Thursday, May 02, 2019

Facebook Purge 4.0: Milo, Laura, Paul Watson, Louis Farrakan, and all of Info Wars


Today, around 2 PM EDT, Facebook banned several “controversial” users:  Milo Yiannopoulos, Laura Loomer, Paul Joseph Watson,  Paul Nehlen, Louis Farrakhan (“Million Man March” in DC in October 1995) and Alex Jones. The ban also applies to Facebook subsidiary Instagram. 

For Alex Jones, all sites related to him were removed as users, and Facebook users are even forbidden from linking to them unless they condemn them – which sounds like para-compelled speech.

Facebook says it bans “dangerous individuals or groups” even when the said users haven’t explicitly broken their rules. FB has its own explanation of its latest policy from mid April here


That says, a monopolistic digital state can declare who is “dangerous”, which is ironically the name of Milo’s book and publishing company.

The story broke on several generally liberal sites when the news should have been embargoed, and an hour or so before the ban went into effect. Wired, (Paris Martineau)  for example, and The Verge (Casey Newton) give details.  The Verge, as updated, refers to praise or support of Tommy Robinson and Gavin McKinnes as the reason for some of the bannings and links to another story of a massive Facebook purge of specific British extremist groups. But this is disturbing because Facebook (or any other company that would follow their example) is declaring people "dangerous" based on statements they have made about other (supposed) extremists.  It would be very hard for any online speaker to know objectively which "extremists" have already been seen as to be excluded and "contagious" to anyone who talks about them -- this sounds like an attempt to wall off all right wing content way beyond the past accepted meanings of right wing extremism or racist.   The identarian Left often calls "ordinary conservatives" racist or homophobic when they are not by normal usage of these ideas. 

On May 3 the Wall Street Journal offered a story by Georgia Wells that characterized the reason for the bannings as their views being too "inflammatory".  Toward the end, the article says that Facebook normally forbids support or "praise" of persons it has banned, even for activities off site.  It removes events from Facebook if it knows these events are going.  (Loomer says she is banned from Uber and Lyft, Paypal, etc, following earlier reports of banning of some people by payment processors).  This sounds like a very dangerous precedent. 

Jones, Watson and Loomer seem to be nixed over conspiracy theories – which used to be popular and taken with a grain of salt after 9/11.

The New York Times has a story by Mike Isaac and Kevin Rose in which Watson denies he violated any terms of service. Indy100 reports that Watson had supported a "parachute journalism" exercise in Sweden by Tim Pool in 2017 where Tim's experience did not confirm Trump's claims on European migration. 

As if this writing, Milo is still on YouTube, his “Dangerous” (ironic domain name) was working, and Amazon’s ad for his book works.  I realize he has said some “stupid things” and some subpopulations of the LGBTQ world may feel hurt or offended by his characterizations of some persons.  But I find nothing resembling political “neo-Nazism” in his content when I read it.  Maybe I just haven’t encountered it (I don't read 8chan, etc). He calls himself “dangerous” to the collectivist or identarian Left, and Facebook takes him at his word, it seems.  One video conspicuous on his channel simply professes that he believes in "meritocracy" and believes that "affirmative action" is essentially reverse racism.  Is this view inflammatory? It's been standard in the US GOP for decades.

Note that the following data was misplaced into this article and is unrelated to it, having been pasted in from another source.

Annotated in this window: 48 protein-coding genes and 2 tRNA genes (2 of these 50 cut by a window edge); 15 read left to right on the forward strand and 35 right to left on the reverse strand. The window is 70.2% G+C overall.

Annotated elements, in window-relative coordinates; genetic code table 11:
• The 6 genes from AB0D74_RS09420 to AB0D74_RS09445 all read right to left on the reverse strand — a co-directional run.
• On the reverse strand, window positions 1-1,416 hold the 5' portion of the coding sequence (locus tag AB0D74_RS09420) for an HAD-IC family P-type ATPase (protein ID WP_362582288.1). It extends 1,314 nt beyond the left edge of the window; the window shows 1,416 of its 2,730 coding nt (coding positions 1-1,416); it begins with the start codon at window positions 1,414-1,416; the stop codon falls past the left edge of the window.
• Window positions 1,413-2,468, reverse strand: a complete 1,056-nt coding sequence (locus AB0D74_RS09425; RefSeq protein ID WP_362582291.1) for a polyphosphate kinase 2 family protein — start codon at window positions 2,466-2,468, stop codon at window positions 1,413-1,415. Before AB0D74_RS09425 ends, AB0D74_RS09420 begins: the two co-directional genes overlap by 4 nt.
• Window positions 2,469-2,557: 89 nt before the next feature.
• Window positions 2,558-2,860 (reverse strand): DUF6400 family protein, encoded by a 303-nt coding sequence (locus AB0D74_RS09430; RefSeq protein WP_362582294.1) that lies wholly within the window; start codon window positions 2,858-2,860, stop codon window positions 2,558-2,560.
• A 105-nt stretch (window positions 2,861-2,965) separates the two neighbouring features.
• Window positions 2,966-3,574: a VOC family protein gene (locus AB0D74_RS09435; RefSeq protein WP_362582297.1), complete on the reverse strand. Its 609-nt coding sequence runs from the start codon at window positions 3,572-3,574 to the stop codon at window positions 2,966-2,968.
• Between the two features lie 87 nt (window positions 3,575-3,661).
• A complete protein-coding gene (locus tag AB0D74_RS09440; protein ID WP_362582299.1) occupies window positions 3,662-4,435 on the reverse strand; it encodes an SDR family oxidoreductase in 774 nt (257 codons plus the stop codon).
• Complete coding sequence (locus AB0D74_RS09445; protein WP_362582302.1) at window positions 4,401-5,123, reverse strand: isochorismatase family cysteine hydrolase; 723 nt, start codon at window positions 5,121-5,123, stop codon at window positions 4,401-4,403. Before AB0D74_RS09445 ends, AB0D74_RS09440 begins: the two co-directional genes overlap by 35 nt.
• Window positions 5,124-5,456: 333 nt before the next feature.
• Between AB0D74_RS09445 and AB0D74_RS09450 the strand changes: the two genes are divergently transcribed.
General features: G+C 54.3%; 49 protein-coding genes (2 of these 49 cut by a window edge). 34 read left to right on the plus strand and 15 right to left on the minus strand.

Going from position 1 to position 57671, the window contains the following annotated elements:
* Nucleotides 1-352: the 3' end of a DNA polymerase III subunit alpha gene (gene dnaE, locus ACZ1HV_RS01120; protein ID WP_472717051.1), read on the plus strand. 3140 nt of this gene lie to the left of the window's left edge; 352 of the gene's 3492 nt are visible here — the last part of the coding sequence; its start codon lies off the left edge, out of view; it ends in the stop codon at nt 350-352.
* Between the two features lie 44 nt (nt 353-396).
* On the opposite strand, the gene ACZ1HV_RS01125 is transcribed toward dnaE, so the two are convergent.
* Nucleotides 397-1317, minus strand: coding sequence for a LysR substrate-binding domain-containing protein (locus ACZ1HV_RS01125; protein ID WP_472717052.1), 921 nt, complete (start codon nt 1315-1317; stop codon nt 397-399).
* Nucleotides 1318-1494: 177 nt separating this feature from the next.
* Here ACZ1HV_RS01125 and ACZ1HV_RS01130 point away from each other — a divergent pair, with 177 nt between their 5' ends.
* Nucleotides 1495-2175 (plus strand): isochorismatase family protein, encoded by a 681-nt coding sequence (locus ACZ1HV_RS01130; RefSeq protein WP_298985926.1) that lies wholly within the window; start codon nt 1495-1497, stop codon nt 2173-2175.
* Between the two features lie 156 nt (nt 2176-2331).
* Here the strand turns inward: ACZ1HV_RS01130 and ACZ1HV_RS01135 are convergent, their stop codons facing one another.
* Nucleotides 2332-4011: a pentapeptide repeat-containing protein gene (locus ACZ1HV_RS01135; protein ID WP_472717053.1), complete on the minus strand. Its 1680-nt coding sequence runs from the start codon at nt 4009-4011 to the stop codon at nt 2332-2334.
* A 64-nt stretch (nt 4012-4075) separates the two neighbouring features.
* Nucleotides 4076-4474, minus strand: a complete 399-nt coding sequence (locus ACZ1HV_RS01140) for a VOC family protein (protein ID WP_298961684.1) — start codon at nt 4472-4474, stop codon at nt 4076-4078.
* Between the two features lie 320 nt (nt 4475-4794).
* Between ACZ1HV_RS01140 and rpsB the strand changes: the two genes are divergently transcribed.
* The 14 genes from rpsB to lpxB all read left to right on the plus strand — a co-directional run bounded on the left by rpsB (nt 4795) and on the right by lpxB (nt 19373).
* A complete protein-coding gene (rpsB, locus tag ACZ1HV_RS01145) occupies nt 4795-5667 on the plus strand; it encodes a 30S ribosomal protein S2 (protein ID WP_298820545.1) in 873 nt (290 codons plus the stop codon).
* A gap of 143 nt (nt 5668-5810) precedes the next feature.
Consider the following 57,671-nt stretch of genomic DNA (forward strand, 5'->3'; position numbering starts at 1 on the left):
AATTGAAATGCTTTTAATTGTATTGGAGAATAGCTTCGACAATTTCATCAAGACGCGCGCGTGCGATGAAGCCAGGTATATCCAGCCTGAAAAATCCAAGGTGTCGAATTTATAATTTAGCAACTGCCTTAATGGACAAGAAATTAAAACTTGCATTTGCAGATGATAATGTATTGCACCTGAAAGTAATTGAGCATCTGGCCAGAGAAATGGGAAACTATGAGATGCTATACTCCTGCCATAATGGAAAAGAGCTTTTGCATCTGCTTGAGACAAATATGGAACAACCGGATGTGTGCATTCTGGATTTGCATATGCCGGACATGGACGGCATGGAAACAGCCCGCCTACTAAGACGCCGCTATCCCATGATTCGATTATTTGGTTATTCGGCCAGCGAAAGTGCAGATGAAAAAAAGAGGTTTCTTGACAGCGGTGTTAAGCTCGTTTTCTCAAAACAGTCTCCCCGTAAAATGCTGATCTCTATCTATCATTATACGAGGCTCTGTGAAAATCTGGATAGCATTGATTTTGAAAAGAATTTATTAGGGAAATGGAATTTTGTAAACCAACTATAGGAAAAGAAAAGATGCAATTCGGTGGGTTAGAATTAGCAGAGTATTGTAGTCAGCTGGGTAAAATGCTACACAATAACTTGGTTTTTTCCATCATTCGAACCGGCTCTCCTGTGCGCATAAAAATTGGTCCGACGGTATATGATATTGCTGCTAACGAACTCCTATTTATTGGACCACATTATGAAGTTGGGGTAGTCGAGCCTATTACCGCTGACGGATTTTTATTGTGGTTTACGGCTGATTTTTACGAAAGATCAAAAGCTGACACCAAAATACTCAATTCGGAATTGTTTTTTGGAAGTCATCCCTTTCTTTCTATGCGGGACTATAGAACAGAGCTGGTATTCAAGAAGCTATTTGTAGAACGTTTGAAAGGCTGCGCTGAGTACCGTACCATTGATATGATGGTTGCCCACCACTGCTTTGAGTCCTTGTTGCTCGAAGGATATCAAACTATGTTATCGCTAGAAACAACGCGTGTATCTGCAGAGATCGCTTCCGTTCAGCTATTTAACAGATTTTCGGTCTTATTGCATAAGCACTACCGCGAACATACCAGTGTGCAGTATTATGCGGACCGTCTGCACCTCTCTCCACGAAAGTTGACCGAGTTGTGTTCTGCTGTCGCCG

You can be conservative, and gay, and cis-male online and be nice.  Just don’t attack people, especially those who are not quite perfect enough. 

One issue I would wonder about is past posts about any of these persons, such as a review of Milo's book (which is not really very extreme at all) or Pam Geller's, which he helped publish.  Could, under SJW pressure to remove the extreme right (or abusers) from society, Bloggers be compelled to remove reviews or mentions?  How far would that go?  Why not remove all reviews of Weinstein Company films from the past because of Harvey Weinstein's scandal?  

There is one other concept -- the "conflict of interest" concern with regard to the workplace and blogging policies of the past (in the old Web 1.0 world) which I have written about in the past and which I to deal with personally in 1997 when I did a corporate transfer over the gays in the military issue.  I do agree with the general idea that Facebook, as a private company, has every right to protect its reputation and "brand" as generally understood, although not as a monopoly.  When someone makes a living from ads or patronage off a social media platform out of sheer volume of visitors or subscribers, there are legitimate questions that parallel my own problem in the past -- if you look at speakers on these platforms as "contractors" rather than as their own publishers.  I will have to look at this issue for platforms in the future, compared to what I had said about (management or "actuarial" worker) in the past.
  
Later May 3:  Tim Pool gives his detailed take on what is really going on here


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